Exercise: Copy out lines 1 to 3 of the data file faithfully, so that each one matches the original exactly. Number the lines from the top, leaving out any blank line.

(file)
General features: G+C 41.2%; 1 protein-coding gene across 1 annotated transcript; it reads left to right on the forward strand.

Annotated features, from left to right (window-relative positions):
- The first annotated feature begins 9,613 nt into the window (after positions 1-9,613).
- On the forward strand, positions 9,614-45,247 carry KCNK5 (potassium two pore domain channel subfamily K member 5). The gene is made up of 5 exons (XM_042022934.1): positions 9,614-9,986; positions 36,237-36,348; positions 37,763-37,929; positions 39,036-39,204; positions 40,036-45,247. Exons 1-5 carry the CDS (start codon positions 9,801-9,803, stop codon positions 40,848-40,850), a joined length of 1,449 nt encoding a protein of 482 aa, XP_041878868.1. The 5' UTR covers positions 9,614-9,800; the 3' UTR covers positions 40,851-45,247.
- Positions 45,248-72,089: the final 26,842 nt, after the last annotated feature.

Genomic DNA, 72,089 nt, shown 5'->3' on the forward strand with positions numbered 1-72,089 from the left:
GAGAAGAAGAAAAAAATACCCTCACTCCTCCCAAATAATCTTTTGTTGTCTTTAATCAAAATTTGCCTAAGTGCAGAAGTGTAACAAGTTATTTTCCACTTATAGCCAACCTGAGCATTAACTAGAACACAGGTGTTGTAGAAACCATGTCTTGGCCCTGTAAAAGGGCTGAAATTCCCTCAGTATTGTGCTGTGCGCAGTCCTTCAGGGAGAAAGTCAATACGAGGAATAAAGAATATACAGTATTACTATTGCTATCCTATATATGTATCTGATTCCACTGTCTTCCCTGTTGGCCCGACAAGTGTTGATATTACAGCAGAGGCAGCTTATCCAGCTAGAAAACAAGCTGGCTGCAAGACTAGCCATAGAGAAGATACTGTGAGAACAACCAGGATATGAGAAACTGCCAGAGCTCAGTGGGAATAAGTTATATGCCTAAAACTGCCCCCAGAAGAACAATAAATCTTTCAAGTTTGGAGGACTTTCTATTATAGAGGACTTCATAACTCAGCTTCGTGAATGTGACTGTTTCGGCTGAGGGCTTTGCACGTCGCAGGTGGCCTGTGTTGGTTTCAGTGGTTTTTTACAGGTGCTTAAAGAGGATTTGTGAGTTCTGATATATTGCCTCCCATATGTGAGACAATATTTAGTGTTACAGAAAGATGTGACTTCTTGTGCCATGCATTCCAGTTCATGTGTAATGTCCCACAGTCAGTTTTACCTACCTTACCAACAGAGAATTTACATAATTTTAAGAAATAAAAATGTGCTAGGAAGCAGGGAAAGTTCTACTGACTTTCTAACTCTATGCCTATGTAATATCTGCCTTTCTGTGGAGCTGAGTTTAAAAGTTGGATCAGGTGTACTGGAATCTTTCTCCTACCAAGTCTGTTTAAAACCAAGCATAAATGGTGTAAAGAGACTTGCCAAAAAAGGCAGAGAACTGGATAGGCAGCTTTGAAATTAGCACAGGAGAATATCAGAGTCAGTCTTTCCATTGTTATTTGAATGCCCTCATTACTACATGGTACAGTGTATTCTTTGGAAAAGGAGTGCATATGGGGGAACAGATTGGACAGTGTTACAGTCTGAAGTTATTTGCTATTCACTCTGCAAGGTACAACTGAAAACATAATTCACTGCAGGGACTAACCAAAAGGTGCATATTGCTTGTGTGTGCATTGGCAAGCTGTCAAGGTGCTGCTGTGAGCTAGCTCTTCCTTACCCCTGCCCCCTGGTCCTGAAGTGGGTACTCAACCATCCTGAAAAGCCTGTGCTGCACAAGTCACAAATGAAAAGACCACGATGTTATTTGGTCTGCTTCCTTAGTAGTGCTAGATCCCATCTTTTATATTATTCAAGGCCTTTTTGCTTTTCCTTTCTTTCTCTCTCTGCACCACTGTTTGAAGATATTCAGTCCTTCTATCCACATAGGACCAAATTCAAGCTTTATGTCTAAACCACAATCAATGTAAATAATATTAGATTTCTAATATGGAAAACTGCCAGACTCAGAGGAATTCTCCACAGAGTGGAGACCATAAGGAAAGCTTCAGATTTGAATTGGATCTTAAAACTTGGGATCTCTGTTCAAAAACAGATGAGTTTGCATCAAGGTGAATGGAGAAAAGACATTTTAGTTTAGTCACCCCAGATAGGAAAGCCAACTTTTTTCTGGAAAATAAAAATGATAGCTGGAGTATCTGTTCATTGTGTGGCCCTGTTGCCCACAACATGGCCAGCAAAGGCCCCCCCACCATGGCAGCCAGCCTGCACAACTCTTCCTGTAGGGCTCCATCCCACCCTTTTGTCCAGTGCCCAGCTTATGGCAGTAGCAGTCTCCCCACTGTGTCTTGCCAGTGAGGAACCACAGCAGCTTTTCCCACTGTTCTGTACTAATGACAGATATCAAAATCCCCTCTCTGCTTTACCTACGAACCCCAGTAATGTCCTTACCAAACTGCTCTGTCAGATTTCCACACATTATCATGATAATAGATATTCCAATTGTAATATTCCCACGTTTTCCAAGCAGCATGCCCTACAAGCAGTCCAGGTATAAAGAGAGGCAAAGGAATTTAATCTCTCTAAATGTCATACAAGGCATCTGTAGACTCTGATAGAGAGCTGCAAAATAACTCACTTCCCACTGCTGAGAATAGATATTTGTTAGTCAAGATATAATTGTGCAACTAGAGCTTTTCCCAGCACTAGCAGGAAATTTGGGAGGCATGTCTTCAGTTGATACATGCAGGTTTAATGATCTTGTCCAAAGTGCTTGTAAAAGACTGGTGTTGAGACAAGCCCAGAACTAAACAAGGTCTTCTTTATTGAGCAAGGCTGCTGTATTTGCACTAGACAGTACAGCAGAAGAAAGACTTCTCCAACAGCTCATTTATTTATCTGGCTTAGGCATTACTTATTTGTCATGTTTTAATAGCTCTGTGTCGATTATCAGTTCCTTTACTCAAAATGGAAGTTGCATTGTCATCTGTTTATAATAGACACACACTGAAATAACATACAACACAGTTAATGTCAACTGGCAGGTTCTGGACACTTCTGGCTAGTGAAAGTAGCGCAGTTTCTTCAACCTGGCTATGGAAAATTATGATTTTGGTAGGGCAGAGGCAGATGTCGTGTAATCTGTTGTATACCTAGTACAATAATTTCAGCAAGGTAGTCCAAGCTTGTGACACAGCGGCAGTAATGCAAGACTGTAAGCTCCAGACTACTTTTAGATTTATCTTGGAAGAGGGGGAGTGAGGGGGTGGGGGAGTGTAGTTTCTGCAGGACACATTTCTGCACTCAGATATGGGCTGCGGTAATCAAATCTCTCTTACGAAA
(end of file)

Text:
General features: G+C 41.2%; 1 protein-coding gene across 1 annotated transcript; it reads left to right on the forward strand.

Annotated features, from left to right (window-relative positions):
- The first annotated feature begins 9,613 nt into the window (after positions 1-9,613).